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Why reporting stolen phones to police is teary affair for victims

By Pkemoi Ng’enoh | Jun 4th 2021 | 2 min read
By Pkemoi Ng’enoh | June 4th 2021

Directorate of Criminal Investigations officers in Nakuru inspecting some 294 mobile phones on February 9, 2021. [Kipsang Joseph,Standard]

Phone-snatchers are on the prowl in the city, and some of them are daring. The stretch between City Stadium and Muthurwa and near OTC are hotspots for phone-pinching as suspects operate in groups.

“Some of them use tough rubber device to open glass windows of matatus in traffic jams without being noticed before snatching phones from passengers,” said a policeman.

Other hotspots in Nairobi are Globe Cinema roundabout, Khoja, Race-course, Temple Road, Uhuru Highway, Pangani, Ngara and Machakos Country bus station. But police officers have not been helpful in tracing stolen phones.

Sometimes in February, Anne Njeri lost her Samsung mobile phone valued at over Sh20,000 around Ambassadeur Hotel while waiting to board a matatu.

“I reported the matter at Central Police Station the following day and an officer was assigned to track it,” she said.

Njeri said the officer located the phone signal “but whenever I showed up requesting for assistance, he would ask for ‘tea’, forcing me to give up.”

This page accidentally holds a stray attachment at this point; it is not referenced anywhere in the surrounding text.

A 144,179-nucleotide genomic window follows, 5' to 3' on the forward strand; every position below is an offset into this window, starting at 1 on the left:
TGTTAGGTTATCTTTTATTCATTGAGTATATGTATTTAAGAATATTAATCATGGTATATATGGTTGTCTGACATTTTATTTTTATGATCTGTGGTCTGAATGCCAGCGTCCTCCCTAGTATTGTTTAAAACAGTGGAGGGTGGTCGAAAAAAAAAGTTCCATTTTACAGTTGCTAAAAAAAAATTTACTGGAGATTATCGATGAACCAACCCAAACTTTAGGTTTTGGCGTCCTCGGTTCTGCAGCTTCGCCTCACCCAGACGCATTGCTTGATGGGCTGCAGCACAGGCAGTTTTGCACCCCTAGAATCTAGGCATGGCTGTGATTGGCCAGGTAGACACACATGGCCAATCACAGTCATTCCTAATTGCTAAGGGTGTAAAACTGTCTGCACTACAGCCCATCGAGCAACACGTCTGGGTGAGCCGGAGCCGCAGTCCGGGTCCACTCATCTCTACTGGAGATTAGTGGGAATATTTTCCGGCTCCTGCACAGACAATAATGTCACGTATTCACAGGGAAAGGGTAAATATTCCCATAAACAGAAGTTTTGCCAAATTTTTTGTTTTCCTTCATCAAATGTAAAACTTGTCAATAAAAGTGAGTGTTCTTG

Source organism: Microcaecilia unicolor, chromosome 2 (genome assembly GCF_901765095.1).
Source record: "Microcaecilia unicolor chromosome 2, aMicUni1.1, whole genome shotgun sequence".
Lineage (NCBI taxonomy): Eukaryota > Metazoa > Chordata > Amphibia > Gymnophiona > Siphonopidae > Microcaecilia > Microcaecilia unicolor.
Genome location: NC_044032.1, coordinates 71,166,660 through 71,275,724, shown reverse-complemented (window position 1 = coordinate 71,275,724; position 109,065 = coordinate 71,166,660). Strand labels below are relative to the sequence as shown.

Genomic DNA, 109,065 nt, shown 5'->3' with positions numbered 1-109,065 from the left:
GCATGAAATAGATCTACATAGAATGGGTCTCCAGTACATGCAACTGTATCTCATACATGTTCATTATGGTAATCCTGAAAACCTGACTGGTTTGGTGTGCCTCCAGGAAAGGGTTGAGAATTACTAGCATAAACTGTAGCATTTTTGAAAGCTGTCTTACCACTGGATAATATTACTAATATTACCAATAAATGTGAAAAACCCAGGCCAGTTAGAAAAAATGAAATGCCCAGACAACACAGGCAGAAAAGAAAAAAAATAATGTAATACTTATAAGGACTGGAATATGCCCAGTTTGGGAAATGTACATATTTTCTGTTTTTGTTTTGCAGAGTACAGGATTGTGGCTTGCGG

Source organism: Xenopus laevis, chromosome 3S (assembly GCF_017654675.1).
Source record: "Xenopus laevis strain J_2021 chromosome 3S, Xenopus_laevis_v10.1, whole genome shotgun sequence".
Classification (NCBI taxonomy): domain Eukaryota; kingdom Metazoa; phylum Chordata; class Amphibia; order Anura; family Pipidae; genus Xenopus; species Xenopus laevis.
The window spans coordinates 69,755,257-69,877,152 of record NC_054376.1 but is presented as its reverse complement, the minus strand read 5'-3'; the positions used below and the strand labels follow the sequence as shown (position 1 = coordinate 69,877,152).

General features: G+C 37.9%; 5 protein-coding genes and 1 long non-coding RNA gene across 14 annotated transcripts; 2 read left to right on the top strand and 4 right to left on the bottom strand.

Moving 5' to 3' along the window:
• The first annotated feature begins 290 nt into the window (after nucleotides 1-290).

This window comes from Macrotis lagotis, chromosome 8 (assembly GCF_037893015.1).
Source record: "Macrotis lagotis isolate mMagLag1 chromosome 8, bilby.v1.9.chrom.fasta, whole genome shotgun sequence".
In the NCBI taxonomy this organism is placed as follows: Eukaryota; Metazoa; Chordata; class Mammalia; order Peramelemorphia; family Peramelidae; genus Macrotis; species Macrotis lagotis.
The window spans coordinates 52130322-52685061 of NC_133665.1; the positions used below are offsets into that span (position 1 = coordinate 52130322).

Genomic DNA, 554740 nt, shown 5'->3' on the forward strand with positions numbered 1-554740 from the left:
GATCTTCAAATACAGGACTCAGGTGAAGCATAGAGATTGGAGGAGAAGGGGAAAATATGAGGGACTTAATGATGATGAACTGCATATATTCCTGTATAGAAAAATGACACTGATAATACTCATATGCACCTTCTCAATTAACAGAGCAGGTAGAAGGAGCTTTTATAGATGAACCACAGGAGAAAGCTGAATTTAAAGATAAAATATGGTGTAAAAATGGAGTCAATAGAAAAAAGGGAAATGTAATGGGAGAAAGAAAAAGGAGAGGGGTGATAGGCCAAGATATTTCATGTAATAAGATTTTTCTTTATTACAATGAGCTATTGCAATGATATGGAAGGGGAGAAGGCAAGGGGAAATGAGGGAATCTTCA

This is the same case with Andrew Njenga who lost his phone valued at Sh30,000 and other gadgets at Pangani to a group of armed robbers on November 25, 2020. The matter was reported to Pangani Police Station the next day and he shared the phone’s IMEI number for tracing.

Lost items 

“They (police) requested me to come next day which I did. After several visits to the police station, I gave up. I feel so bad about my lost items.”

These cases are replicated, with hundreds of victims suffering in silence. Kamukunji Police Station records the highest number of phone theft cases in the city.

“Sometimes we record more than 10 cases. The number goes up during end month when many people are coming to the city centre or travelling upcountry,” a police source at Muoroto Police Patrol at Machakos country bus station said.

Central OCPD John Nyamu agrees that such petty crimes exist, but says some people do not report the cases.

“We only act on reported cases because we have a way of combating criminal activities based on intelligence reports,” he said.

However, a DCI officer who is among those tasked with tracking lost devices says some dealers who buy stolen phones use sophisticated software to wipe out some crucial details.

“Second-hand mobile phones dealers in Nairobi have sophisticated machines and softwares that are able to wipe out the memory and IMEI number before being tracked,” he says.

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